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Kidnapped BYU grad home safe from Iraq

Captors held the peace worker for more than week

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William Clifton Van Wagenen was kidnapped while working for the Christian Peacemaker Teams.

William Clifton Van Wagenen was kidnapped while working for the Christian Peacemaker Teams.


PROVO — The son of a co-founder of the Sundance Film Festival is home safe after being kidnapped in Iraq and held for more than a week, according to sources close to the family.

Kidnappers grabbed 29-year-old Brigham Young University and Harvard Divinity School graduate William Clifton Van Wagenen on Jan. 27 and released him Feb. 4, said Neena Andersen, a friend of the family.

"He's home and he's OK," Andersen said.

Van Wagenen is from Holladay and is the son of Sterling Van Wagenen, director of the second and third movies in the "Work and the Glory" series.

Sterling Van Wagenen co-founded the Sundance Film Festival in 1978, and his cousin Lola was married to Robert Redford from 1958-85.

The kidnappers abducted Will Van Wagenen and three others. Van Wagenen was working for a group called the Christian Peacemaker Teams, an organization of the Brethren, Quaker and Mennonite churches.

The CPT places "trained peace workers in explosive situations for sustained periods of time to do 'third-party nonviolent intervention,"' according to its Web site. CPT has had peace workers in Iraq since October 2002.

Andersen said Van Wagenen was working 100 miles north of Baghdad gathering information on prison issues.

The kidnappers released a man and a woman immediately but held Van Wagenen and another man for eight days, said Nathan Lowe, a Van Wagenen family friend. No details about the release were available.

The same week Van Wagenen was kidnapped, gunmen abducted four U.S. soldiers in Karbala and then shot them to death in a neighboring province.

One soldier's wife learned of her husband's death while she was attending last month's Sundance Film Festival.

News outlets have reported numerous abductions by kidnap gangs that mostly target Iraqis. At least one newspaper has said there is an "Iraq kidnap epidemic."

The Van Wagenen kidnapping was a renewed nightmare for the Christian Peacemaker Teams. Four CPT workers were abducted in Iraq on Nov. 26, 2005, by a group calling itself the Swords of Righteousness Brigade.

One peace worker, 54-year-old Tom Fox, was shot and killed and found dead on March 10.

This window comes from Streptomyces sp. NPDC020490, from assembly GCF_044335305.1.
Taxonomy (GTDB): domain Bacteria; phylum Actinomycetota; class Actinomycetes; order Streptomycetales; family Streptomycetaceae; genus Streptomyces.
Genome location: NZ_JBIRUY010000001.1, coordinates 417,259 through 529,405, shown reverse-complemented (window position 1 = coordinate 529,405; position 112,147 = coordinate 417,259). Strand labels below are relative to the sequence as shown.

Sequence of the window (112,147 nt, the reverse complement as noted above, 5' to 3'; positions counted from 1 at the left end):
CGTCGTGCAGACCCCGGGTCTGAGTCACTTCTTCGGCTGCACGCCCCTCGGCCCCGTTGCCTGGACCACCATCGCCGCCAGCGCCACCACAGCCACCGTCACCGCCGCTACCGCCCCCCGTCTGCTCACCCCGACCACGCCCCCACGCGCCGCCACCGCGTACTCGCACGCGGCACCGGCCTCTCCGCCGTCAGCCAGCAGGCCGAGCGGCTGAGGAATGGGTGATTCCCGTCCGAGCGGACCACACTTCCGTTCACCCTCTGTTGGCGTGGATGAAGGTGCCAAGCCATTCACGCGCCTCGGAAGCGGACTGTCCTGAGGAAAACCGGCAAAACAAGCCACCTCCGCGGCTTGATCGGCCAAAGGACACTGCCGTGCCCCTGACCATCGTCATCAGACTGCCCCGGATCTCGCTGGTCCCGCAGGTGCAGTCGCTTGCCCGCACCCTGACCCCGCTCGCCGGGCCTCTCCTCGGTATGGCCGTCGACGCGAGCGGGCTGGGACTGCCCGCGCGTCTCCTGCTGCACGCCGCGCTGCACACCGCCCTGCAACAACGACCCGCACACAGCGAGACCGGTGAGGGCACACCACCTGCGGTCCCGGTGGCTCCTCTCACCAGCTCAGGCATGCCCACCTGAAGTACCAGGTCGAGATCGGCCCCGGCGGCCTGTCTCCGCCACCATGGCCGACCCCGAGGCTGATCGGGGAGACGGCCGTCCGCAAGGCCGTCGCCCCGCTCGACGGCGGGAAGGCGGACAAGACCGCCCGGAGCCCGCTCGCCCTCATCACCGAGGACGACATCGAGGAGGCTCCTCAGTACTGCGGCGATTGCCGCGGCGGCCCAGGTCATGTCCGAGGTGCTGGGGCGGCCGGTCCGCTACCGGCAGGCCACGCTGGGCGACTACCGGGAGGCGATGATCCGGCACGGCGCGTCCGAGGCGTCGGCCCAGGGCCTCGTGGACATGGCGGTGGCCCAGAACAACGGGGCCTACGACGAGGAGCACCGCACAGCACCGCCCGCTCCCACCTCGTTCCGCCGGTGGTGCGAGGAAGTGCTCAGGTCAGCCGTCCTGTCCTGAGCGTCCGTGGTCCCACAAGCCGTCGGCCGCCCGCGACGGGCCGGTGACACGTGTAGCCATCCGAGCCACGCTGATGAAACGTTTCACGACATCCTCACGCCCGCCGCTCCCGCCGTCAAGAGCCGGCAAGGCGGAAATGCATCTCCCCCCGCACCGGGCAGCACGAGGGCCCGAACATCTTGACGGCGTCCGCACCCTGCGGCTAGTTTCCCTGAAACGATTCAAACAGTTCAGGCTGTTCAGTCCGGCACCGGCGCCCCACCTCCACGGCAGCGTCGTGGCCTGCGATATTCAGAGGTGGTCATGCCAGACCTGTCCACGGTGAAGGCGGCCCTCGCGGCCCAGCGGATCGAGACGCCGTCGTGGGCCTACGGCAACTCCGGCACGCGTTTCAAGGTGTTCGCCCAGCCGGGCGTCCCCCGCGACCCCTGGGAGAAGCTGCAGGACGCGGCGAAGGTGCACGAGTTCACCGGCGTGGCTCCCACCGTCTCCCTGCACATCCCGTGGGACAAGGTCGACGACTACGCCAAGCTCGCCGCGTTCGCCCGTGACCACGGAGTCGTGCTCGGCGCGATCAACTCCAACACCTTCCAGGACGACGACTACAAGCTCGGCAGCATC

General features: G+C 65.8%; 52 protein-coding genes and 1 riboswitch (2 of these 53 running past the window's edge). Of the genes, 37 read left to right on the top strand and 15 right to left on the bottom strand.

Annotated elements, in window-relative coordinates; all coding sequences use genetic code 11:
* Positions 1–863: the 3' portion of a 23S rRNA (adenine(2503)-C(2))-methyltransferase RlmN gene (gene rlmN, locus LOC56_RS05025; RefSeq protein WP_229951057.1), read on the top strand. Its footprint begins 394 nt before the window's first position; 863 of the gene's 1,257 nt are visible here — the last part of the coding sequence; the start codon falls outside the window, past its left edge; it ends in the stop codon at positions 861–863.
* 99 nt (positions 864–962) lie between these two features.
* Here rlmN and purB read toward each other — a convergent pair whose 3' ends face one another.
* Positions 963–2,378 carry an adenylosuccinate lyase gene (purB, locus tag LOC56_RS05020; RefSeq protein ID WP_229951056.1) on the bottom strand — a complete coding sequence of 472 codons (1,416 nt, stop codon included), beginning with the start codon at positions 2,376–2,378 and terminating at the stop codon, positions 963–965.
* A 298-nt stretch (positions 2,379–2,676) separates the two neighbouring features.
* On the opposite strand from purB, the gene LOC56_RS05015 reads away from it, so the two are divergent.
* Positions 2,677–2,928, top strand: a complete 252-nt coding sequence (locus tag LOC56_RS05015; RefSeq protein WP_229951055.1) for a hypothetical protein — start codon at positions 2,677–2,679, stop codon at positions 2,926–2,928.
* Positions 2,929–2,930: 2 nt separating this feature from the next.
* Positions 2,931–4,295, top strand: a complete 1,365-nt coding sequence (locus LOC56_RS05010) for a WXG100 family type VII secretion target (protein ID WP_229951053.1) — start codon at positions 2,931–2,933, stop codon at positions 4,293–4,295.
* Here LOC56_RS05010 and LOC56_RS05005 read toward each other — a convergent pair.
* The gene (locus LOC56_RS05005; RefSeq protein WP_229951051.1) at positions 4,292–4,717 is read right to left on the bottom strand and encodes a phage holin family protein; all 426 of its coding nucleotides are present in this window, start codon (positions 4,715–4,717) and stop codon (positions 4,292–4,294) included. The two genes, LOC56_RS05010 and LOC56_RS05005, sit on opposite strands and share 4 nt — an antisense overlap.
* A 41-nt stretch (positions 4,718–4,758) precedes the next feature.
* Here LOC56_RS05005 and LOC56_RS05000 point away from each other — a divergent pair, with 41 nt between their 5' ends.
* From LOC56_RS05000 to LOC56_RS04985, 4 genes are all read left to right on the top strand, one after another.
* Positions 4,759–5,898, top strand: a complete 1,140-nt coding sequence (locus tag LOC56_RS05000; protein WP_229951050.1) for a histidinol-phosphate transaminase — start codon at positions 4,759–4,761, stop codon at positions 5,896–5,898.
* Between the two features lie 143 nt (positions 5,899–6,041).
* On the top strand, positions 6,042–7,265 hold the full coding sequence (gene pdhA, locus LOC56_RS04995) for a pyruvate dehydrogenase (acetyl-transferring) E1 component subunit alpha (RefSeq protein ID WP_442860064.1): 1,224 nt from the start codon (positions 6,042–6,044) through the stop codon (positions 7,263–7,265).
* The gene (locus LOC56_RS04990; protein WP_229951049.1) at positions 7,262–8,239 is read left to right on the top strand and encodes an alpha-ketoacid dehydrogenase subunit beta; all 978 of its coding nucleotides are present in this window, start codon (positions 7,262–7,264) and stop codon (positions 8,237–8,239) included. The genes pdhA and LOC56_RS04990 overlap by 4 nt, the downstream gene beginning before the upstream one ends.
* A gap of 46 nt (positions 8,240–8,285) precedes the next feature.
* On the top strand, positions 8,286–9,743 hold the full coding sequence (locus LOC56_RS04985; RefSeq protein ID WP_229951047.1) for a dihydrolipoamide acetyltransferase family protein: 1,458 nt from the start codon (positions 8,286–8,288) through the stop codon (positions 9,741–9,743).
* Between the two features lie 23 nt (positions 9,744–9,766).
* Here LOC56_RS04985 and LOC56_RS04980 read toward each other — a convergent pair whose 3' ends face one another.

After a 118-day ordeal, the other three — two Canadians and a 74-year-old retired British professor — were freed on March 23.

The Associated Press reported that weeks of planning had gone into rescuing the three from a kidnapping cell in a western Baghdad house.

A year earlier, Fox had written a blog entry about the possibility of being kidnapped:

"But if Jesus and Gandhi are right, then I am asked to risk my life and if I lose it to be as forgiving as they were when murdered by the forces of Satan."

Van Wagenen was Fox's roommate in Iraq earlier in 2005. He left Iraq six weeks before Fox and the others were kidnapped to return to Utah, where he managed a clothing store in the Provo Towne Centre.

"It's a danger we all thought about even before we went," Van Wagenen told the Deseret Morning News the day the other members of Fox's team were released.

Van Wagenen said Wednesday night that he wasn't ready to talk to the media.

"I saw him on Sunday and he looked good, but he was very quiet and soft-spoken," Andersen said.

Van Wagenen graduated from BYU in August 2003 with a degree in German. He also speaks Arabic. He completed a master's degree in theology at Harvard Divinity School in March.

He began working with CPT after he got to Harvard and spent three months in Colombia in the spring of 2004. He's also worked with CPT in Palestine.

He went to Iraq in May 2005.

The following month, another CPT member wrote in an online journal that Van Wagenen gave chocolate to a 10-year-old boy who, according to his mother, had been shot by U.S. soldiers. The bullet had lodged behind the boy's eye and damaged his sight.

The writer, Greg Rollins, said that after Van Wagenen gave him the candy, "Nothing else in the world existed for (the boy) until the chocolate was gone."

About the same time, an Iraqi man approached Van Wagenen at a gym and said, "I just have one question: Why do you risk it? This is not a green area, this is a red area. You are not safe here."

Van Wagenen left Iraq in September or October 2005. He returned to Iraq in early November 2006.

E-mail: twalch@desnews.com